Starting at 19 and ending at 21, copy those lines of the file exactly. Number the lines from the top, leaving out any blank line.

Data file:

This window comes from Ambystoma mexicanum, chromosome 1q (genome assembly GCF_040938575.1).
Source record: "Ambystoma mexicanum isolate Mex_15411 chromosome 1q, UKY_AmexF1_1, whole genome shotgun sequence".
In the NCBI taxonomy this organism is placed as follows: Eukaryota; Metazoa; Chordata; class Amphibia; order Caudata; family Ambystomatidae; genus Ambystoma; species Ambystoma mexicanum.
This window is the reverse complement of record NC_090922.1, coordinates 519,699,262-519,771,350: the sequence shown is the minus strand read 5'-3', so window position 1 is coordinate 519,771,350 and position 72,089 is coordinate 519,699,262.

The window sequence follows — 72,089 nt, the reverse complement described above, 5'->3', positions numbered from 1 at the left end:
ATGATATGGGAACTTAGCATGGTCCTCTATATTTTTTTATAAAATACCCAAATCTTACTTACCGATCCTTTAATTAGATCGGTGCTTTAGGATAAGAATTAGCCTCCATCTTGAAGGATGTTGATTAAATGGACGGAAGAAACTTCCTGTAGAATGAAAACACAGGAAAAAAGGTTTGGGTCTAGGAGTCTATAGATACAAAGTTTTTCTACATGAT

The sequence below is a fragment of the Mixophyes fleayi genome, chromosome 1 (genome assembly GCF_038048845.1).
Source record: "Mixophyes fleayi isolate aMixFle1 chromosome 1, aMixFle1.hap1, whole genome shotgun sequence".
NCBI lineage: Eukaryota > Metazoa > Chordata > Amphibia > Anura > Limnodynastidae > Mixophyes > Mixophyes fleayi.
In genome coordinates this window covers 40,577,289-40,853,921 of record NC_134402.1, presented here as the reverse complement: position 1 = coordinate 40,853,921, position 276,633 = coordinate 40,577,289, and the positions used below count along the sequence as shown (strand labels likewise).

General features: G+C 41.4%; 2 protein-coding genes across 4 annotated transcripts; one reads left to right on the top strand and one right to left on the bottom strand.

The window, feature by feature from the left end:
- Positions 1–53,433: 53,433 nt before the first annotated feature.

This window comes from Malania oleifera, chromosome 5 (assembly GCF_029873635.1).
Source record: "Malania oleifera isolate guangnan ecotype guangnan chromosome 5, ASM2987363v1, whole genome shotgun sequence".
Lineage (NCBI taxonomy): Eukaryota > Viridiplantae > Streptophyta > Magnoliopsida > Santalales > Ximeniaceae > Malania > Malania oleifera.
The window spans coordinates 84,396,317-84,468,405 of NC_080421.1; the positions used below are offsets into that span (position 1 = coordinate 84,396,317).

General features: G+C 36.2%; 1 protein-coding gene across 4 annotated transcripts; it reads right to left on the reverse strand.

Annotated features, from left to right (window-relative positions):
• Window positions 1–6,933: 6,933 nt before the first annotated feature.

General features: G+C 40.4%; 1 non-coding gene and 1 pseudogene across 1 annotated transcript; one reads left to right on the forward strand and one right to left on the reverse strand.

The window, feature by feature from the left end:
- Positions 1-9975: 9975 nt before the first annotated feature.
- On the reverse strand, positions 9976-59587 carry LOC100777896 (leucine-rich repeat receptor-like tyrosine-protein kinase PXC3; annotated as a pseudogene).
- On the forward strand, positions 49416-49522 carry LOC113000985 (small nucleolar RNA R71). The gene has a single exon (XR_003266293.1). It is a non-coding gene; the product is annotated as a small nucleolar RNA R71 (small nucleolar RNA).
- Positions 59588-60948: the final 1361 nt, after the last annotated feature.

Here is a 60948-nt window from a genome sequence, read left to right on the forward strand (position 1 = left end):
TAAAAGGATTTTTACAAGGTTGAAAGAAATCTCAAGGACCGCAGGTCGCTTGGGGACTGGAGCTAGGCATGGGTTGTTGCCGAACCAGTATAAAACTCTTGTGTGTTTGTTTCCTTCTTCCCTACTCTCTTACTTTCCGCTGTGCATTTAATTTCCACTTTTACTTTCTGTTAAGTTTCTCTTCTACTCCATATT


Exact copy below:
Annotated features, from left to right (window-relative positions):
• Window positions 1–6,933: 6,933 nt before the first annotated feature.

General features: G+C 40.4%; 1 non-coding gene and 1 pseudogene across 1 annotated transcript; one reads left to right on the forward strand and one right to left on the reverse strand.